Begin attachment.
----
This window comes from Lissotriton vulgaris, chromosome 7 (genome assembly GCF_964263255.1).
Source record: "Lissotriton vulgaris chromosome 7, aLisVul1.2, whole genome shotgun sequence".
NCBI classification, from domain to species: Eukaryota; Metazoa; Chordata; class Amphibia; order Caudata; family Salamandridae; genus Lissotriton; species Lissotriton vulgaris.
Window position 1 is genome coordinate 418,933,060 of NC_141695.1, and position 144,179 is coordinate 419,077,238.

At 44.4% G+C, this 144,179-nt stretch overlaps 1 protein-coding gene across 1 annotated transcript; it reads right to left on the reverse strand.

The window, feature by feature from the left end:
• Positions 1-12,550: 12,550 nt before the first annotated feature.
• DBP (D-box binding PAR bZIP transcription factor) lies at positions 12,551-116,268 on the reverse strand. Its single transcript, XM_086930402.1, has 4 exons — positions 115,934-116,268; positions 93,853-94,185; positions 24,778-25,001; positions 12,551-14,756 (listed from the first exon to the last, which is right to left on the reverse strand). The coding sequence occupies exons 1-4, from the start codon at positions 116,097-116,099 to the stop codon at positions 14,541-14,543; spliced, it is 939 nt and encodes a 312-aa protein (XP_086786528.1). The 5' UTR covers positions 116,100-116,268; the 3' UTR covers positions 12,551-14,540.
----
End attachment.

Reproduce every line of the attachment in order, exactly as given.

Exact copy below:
This window comes from Lissotriton vulgaris, chromosome 7 (genome assembly GCF_964263255.1).
Source record: "Lissotriton vulgaris chromosome 7, aLisVul1.2, whole genome shotgun sequence".
NCBI classification, from domain to species: Eukaryota; Metazoa; Chordata; class Amphibia; order Caudata; family Salamandridae; genus Lissotriton; species Lissotriton vulgaris.
Window position 1 is genome coordinate 418,933,060 of NC_141695.1, and position 144,179 is coordinate 419,077,238.

At 44.4% G+C, this 144,179-nt stretch overlaps 1 protein-coding gene across 1 annotated transcript; it reads right to left on the reverse strand.

The window, feature by feature from the left end:
• Positions 1-12,550: 12,550 nt before the first annotated feature.
• DBP (D-box binding PAR bZIP transcription factor) lies at positions 12,551-116,268 on the reverse strand. Its single transcript, XM_086930402.1, has 4 exons — positions 115,934-116,268; positions 93,853-94,185; positions 24,778-25,001; positions 12,551-14,756 (listed from the first exon to the last, which is right to left on the reverse strand). The coding sequence occupies exons 1-4, from the start codon at positions 116,097-116,099 to the stop codon at positions 14,541-14,543; spliced, it is 939 nt and encodes a 312-aa protein (XP_086786528.1). The 5' UTR covers positions 116,100-116,268; the 3' UTR covers positions 12,551-14,540.